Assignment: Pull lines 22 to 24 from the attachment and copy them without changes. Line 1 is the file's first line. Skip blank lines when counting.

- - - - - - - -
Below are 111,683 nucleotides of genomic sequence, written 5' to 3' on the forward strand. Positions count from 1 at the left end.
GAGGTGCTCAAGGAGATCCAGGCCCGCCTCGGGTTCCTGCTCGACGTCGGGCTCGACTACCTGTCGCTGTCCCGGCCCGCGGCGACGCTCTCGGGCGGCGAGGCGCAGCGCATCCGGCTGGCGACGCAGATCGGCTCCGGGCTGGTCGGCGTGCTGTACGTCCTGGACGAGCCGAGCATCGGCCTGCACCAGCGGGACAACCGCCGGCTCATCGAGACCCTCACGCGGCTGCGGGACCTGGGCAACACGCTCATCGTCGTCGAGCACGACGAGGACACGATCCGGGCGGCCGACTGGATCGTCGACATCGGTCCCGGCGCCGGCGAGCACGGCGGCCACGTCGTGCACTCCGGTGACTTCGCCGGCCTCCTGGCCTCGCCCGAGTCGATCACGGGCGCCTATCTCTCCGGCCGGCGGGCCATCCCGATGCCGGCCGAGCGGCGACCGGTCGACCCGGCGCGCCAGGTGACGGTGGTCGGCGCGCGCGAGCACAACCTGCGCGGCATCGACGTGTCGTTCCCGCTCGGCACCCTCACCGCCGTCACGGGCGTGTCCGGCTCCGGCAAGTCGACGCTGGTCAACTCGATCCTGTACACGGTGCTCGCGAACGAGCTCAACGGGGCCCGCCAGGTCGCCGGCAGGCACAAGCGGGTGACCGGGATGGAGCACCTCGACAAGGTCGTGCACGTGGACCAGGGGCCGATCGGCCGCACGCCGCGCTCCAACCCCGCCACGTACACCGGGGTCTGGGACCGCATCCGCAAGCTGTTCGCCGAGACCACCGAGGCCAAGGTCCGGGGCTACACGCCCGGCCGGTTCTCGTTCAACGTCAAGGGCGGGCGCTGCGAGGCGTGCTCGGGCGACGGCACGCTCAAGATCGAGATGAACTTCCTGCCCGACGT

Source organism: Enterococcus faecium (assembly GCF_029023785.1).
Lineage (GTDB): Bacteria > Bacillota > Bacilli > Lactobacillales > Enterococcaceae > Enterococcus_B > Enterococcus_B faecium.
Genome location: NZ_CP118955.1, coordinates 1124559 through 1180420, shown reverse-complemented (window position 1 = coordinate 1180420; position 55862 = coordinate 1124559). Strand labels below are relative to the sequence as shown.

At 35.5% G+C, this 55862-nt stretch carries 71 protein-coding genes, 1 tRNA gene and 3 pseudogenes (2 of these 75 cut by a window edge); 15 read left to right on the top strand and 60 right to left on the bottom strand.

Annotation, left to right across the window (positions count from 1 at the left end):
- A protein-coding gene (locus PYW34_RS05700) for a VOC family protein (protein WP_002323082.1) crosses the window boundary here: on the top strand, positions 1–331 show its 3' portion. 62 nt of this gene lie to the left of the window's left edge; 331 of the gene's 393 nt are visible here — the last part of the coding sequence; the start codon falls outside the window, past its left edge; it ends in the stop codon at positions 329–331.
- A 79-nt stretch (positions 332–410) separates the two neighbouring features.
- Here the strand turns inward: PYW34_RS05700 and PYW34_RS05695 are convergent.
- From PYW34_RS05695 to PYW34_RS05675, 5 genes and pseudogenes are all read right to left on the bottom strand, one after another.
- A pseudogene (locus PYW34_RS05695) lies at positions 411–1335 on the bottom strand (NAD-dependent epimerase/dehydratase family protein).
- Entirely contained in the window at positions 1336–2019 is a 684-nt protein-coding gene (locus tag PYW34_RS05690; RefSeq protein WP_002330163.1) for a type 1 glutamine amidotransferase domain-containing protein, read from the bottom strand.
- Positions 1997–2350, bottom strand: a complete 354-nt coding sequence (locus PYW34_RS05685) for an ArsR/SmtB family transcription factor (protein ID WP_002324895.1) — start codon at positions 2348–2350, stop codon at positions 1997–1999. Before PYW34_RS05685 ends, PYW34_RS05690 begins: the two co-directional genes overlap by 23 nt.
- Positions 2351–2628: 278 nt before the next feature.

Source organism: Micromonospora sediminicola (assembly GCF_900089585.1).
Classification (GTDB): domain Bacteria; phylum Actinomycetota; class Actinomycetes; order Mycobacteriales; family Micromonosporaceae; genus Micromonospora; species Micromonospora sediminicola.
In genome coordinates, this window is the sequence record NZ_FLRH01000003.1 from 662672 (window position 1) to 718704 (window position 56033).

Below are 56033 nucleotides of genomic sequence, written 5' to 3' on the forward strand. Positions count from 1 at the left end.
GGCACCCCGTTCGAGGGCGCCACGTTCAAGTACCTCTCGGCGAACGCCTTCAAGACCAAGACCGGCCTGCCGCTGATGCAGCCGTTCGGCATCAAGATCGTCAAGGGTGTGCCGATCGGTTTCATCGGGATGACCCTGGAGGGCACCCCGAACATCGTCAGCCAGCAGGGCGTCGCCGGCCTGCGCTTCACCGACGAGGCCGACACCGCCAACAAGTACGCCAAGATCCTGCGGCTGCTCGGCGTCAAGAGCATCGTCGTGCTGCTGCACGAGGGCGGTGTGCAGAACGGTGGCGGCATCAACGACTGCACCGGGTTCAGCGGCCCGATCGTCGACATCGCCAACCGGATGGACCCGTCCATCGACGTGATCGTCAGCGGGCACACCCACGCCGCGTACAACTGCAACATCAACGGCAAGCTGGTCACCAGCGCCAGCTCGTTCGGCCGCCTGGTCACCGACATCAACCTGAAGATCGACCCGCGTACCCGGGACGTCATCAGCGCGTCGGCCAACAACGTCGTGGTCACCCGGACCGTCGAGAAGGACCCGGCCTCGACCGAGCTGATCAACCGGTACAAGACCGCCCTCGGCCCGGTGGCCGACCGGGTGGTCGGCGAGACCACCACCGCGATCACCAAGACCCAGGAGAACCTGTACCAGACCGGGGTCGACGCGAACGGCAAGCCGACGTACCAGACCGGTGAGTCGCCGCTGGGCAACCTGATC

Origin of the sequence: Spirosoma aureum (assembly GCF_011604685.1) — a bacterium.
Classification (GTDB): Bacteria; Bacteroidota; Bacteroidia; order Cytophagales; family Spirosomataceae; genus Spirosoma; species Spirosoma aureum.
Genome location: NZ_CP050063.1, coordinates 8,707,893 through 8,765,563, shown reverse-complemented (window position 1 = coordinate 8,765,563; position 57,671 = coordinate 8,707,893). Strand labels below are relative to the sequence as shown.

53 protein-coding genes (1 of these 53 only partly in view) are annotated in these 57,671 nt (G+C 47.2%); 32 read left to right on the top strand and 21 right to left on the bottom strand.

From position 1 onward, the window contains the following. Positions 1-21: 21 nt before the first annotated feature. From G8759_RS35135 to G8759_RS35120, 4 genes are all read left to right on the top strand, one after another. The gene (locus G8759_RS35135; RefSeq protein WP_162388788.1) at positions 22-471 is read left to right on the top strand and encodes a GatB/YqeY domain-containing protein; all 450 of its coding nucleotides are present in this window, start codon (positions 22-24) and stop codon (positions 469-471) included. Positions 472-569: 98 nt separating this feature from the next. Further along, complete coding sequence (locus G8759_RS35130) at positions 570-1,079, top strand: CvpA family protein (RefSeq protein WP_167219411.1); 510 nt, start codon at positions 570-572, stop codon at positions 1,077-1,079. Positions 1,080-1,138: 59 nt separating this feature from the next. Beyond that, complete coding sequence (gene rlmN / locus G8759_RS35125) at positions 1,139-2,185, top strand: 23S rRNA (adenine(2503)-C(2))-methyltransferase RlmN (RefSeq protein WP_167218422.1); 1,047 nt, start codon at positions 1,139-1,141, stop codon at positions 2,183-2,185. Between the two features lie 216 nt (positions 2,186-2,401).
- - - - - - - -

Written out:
Classification (GTDB): Bacteria; Bacteroidota; Bacteroidia; order Cytophagales; family Spirosomataceae; genus Spirosoma; species Spirosoma aureum.
Genome location: NZ_CP050063.1, coordinates 8,707,893 through 8,765,563, shown reverse-complemented (window position 1 = coordinate 8,765,563; position 57,671 = coordinate 8,707,893). Strand labels below are relative to the sequence as shown.

53 protein-coding genes (1 of these 53 only partly in view) are annotated in these 57,671 nt (G+C 47.2%); 32 read left to right on the top strand and 21 right to left on the bottom strand.